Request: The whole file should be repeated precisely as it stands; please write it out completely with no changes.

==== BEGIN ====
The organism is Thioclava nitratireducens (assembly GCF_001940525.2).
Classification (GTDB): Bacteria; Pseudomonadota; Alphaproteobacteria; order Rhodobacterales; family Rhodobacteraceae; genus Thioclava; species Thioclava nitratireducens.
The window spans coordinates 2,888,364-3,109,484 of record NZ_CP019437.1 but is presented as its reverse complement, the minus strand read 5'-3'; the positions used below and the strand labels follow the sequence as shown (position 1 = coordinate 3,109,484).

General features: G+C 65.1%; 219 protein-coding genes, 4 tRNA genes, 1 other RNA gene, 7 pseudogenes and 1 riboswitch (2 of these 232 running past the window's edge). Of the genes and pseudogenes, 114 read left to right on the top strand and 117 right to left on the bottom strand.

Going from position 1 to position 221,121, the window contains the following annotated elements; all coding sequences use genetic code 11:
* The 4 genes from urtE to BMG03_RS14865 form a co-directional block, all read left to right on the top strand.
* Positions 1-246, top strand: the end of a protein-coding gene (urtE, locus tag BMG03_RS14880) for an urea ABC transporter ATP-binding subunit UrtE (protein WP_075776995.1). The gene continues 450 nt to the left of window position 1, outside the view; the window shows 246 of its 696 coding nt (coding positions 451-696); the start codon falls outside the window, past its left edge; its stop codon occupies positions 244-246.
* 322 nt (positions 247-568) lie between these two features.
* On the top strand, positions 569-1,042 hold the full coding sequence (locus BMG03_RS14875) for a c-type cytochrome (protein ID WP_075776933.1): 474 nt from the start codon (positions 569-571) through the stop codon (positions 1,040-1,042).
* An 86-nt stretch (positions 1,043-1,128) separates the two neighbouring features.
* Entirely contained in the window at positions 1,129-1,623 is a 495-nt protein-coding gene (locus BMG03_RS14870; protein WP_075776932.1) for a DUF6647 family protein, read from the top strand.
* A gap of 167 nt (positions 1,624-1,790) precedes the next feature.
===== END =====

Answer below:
The organism is Thioclava nitratireducens (assembly GCF_001940525.2).
Classification (GTDB): Bacteria; Pseudomonadota; Alphaproteobacteria; order Rhodobacterales; family Rhodobacteraceae; genus Thioclava; species Thioclava nitratireducens.
The window spans coordinates 2,888,364-3,109,484 of record NZ_CP019437.1 but is presented as its reverse complement, the minus strand read 5'-3'; the positions used below and the strand labels follow the sequence as shown (position 1 = coordinate 3,109,484).

General features: G+C 65.1%; 219 protein-coding genes, 4 tRNA genes, 1 other RNA gene, 7 pseudogenes and 1 riboswitch (2 of these 232 running past the window's edge). Of the genes and pseudogenes, 114 read left to right on the top strand and 117 right to left on the bottom strand.

Going from position 1 to position 221,121, the window contains the following annotated elements; all coding sequences use genetic code 11:
* The 4 genes from urtE to BMG03_RS14865 form a co-directional block, all read left to right on the top strand.
* Positions 1-246, top strand: the end of a protein-coding gene (urtE, locus tag BMG03_RS14880) for an urea ABC transporter ATP-binding subunit UrtE (protein WP_075776995.1). The gene continues 450 nt to the left of window position 1, outside the view; the window shows 246 of its 696 coding nt (coding positions 451-696); the start codon falls outside the window, past its left edge; its stop codon occupies positions 244-246.
* 322 nt (positions 247-568) lie between these two features.
* On the top strand, positions 569-1,042 hold the full coding sequence (locus BMG03_RS14875) for a c-type cytochrome (protein ID WP_075776933.1): 474 nt from the start codon (positions 569-571) through the stop codon (positions 1,040-1,042).
* An 86-nt stretch (positions 1,043-1,128) separates the two neighbouring features.
* Entirely contained in the window at positions 1,129-1,623 is a 495-nt protein-coding gene (locus BMG03_RS14870; protein WP_075776932.1) for a DUF6647 family protein, read from the top strand.
* A gap of 167 nt (positions 1,624-1,790) precedes the next feature.